• Less interaction –The plant’s processes were highly interactive. Each control loop influenced others located throughout the plant (whether directly or indirectly). Indeed, unnecessary variability associated with poorly tuned loops affected more than just downstream processes; it forced those PIDs to constantly correct for error, which increased FCE wear and tear.
  • Less maintenance – When FCEs weren’t being overworked, they required less attention from maintenance staff and less-frequent replacement. That translated into significant cost savings as the plant invested less in replacement assets and spent more time on optimization. It also resulted in significant productivity gains as the plant experienced less downtime.

For quite some time, process manufacturers have focused on complex, predictive technologies to improve the reliability of large rotating equipment. While that approach to condition-based maintenance has proved successful, it has largely overlooked assets of lesser perceived value. If you consider that a typical production plant has many, many more valves and dampers than turbines and centrifugal pumps, then it seems logical that the view of condition-based monitoring should be broadened. Keep in mind: When those lesser assets fail, production still comes to a halt.

An easy way to expand the scope and value of condition-based maintenance is to examine data associated with a plant’s many PID controllers. By including basic analysis of PID control-loop performance, a plant’s maintenance and engineering staff can quickly realize significant gains in asset reliability. If you are considering ways to enhance your plant’s condition-based maintenance effort, then these other posts may be of interest:

About the Author

Alexis Gajewski | Senior Content Strategist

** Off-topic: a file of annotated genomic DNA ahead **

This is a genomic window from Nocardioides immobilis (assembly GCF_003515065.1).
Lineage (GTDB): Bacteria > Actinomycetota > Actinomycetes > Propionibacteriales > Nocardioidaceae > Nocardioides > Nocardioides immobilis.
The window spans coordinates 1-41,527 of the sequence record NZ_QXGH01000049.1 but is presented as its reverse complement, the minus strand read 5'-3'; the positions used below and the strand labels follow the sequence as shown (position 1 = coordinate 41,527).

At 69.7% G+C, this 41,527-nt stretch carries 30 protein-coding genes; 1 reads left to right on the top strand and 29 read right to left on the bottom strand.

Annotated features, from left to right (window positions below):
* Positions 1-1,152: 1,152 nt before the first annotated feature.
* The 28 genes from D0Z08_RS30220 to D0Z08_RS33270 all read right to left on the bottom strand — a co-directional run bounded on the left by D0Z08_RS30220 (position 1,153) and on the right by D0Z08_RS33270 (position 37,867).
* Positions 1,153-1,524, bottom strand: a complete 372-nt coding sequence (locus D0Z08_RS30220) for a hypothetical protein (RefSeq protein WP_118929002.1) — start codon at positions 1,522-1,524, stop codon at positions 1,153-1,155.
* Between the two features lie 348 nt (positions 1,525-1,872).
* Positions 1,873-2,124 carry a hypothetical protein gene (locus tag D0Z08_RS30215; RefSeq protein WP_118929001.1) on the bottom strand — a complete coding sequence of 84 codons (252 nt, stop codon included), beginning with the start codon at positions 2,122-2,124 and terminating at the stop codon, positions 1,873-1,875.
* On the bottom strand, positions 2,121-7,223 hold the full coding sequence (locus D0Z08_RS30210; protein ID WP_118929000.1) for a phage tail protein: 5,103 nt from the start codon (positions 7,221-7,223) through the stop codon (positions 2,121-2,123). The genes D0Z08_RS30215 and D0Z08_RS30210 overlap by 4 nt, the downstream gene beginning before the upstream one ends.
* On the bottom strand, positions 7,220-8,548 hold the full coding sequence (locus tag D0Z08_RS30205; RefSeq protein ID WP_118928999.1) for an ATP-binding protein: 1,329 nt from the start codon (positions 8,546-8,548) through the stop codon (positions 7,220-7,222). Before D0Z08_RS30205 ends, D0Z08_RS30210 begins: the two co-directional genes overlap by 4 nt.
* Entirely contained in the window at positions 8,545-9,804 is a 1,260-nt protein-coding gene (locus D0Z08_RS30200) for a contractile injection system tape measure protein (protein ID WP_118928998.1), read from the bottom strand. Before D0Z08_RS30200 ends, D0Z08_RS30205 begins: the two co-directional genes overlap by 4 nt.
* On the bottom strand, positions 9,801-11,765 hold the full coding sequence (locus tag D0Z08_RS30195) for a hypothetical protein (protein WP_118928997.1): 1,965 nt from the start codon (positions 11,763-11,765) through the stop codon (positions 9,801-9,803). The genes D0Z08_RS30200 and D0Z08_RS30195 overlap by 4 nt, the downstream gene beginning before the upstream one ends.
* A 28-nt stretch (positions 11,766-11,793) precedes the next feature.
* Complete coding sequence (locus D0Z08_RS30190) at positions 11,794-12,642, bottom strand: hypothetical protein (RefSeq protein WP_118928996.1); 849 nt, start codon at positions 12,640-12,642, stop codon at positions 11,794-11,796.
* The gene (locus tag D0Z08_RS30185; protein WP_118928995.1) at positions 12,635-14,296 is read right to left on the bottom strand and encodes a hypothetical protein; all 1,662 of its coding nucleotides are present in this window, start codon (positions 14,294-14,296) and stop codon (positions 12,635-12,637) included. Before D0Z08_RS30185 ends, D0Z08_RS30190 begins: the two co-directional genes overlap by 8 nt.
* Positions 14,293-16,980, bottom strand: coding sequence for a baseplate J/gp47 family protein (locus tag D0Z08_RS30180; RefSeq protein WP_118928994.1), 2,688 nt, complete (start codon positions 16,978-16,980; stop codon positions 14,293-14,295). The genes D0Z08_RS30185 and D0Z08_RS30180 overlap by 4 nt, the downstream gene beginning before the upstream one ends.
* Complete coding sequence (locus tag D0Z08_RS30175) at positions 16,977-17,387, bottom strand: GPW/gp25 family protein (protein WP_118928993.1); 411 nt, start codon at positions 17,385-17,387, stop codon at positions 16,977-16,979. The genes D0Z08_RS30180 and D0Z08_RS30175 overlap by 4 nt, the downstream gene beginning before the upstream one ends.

Alexis Gajewski has over 15 years of experience in the maintenance, reliability, operations, and manufacturing space. She joined Plant Services in 2008 and works to bring readers the news, insight, and information they need to make the right decisions for their plants. Alexis also authors “The Lighter Side of Manufacturing,” a blog that highlights the fun and innovative advances in the industrial sector. 

Sponsored Recommendations

Reduce engineering time by 50%

March 28, 2024
Learn how smart value chain applications are made possible by moving from manually-intensive CAD-based drafting packages to modern CAE software.

Filter Monitoring with Rittal's Blue e Air Conditioner

March 28, 2024
Steve Sullivan, Training Supervisor for Rittal North America, provides an overview of the filter monitoring capabilities of the Blue e line of industrial air conditioners.

Limitations of MERV Ratings for Dust Collector Filters

Feb. 23, 2024
It can be complicated and confusing to select the safest and most efficient dust collector filters for your facility. For the HVAC industry, MERV ratings are king. But MERV ratings...

The Importance of Air-To-Cloth Ratio when Selecting Dust Collector Filters

Feb. 23, 2024
Selecting the right filter cartridges for your application can be complicated. There are a lot of things to evaluate and air-to-cloth ratio. When your filters ...